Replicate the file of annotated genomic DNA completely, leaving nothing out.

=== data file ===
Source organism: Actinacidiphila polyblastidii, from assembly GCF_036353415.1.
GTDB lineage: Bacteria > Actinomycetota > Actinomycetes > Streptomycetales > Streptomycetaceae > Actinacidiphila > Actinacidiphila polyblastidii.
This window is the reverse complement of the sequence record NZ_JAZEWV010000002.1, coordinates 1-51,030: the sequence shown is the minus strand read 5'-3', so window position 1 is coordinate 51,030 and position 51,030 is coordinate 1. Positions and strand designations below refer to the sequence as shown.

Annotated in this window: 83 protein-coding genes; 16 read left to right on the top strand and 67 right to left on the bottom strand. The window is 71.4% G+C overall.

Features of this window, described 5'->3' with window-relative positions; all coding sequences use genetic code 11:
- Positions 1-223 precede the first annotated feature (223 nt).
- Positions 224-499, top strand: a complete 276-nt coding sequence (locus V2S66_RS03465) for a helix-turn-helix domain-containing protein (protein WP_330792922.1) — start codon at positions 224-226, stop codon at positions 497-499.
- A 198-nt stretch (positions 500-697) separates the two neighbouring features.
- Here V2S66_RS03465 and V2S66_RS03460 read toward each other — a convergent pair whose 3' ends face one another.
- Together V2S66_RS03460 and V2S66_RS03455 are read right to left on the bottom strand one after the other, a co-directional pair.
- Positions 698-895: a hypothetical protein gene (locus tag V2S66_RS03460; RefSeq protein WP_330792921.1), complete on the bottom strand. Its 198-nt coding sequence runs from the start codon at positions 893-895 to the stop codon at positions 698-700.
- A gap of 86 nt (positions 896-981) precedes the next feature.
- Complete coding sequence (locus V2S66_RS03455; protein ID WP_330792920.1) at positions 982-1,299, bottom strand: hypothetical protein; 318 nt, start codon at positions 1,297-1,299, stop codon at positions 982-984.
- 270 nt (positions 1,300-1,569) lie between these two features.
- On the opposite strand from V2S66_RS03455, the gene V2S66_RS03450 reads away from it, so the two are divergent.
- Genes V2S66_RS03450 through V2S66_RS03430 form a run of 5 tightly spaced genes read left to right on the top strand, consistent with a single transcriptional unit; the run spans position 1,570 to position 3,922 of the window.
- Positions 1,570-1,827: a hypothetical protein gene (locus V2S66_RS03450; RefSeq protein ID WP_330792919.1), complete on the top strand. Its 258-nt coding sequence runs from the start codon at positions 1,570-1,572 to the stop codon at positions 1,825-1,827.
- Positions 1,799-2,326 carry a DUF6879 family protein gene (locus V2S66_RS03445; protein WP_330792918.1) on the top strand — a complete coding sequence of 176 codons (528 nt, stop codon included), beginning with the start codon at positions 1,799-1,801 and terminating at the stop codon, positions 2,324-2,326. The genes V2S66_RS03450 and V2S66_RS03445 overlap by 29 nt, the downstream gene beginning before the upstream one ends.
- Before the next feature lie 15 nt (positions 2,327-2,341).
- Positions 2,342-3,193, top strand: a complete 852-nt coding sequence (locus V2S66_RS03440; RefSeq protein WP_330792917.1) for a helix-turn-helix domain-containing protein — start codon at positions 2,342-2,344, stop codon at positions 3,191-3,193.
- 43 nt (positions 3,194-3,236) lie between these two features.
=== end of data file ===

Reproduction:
Source organism: Actinacidiphila polyblastidii, from assembly GCF_036353415.1.
GTDB lineage: Bacteria > Actinomycetota > Actinomycetes > Streptomycetales > Streptomycetaceae > Actinacidiphila > Actinacidiphila polyblastidii.
This window is the reverse complement of the sequence record NZ_JAZEWV010000002.1, coordinates 1-51,030: the sequence shown is the minus strand read 5'-3', so window position 1 is coordinate 51,030 and position 51,030 is coordinate 1. Positions and strand designations below refer to the sequence as shown.

Annotated in this window: 83 protein-coding genes; 16 read left to right on the top strand and 67 right to left on the bottom strand. The window is 71.4% G+C overall.

Features of this window, described 5'->3' with window-relative positions; all coding sequences use genetic code 11:
- Positions 1-223 precede the first annotated feature (223 nt).
- Positions 224-499, top strand: a complete 276-nt coding sequence (locus V2S66_RS03465) for a helix-turn-helix domain-containing protein (protein WP_330792922.1) — start codon at positions 224-226, stop codon at positions 497-499.
- A 198-nt stretch (positions 500-697) separates the two neighbouring features.
- Here V2S66_RS03465 and V2S66_RS03460 read toward each other — a convergent pair whose 3' ends face one another.
- Together V2S66_RS03460 and V2S66_RS03455 are read right to left on the bottom strand one after the other, a co-directional pair.
- Positions 698-895: a hypothetical protein gene (locus tag V2S66_RS03460; RefSeq protein WP_330792921.1), complete on the bottom strand. Its 198-nt coding sequence runs from the start codon at positions 893-895 to the stop codon at positions 698-700.
- A gap of 86 nt (positions 896-981) precedes the next feature.
- Complete coding sequence (locus V2S66_RS03455; protein ID WP_330792920.1) at positions 982-1,299, bottom strand: hypothetical protein; 318 nt, start codon at positions 1,297-1,299, stop codon at positions 982-984.
- 270 nt (positions 1,300-1,569) lie between these two features.
- On the opposite strand from V2S66_RS03455, the gene V2S66_RS03450 reads away from it, so the two are divergent.
- Genes V2S66_RS03450 through V2S66_RS03430 form a run of 5 tightly spaced genes read left to right on the top strand, consistent with a single transcriptional unit; the run spans position 1,570 to position 3,922 of the window.
- Positions 1,570-1,827: a hypothetical protein gene (locus V2S66_RS03450; RefSeq protein ID WP_330792919.1), complete on the top strand. Its 258-nt coding sequence runs from the start codon at positions 1,570-1,572 to the stop codon at positions 1,825-1,827.
- Positions 1,799-2,326 carry a DUF6879 family protein gene (locus V2S66_RS03445; protein WP_330792918.1) on the top strand — a complete coding sequence of 176 codons (528 nt, stop codon included), beginning with the start codon at positions 1,799-1,801 and terminating at the stop codon, positions 2,324-2,326. The genes V2S66_RS03450 and V2S66_RS03445 overlap by 29 nt, the downstream gene beginning before the upstream one ends.
- Before the next feature lie 15 nt (positions 2,327-2,341).
- Positions 2,342-3,193, top strand: a complete 852-nt coding sequence (locus V2S66_RS03440; RefSeq protein WP_330792917.1) for a helix-turn-helix domain-containing protein — start codon at positions 2,342-2,344, stop codon at positions 3,191-3,193.
- 43 nt (positions 3,194-3,236) lie between these two features.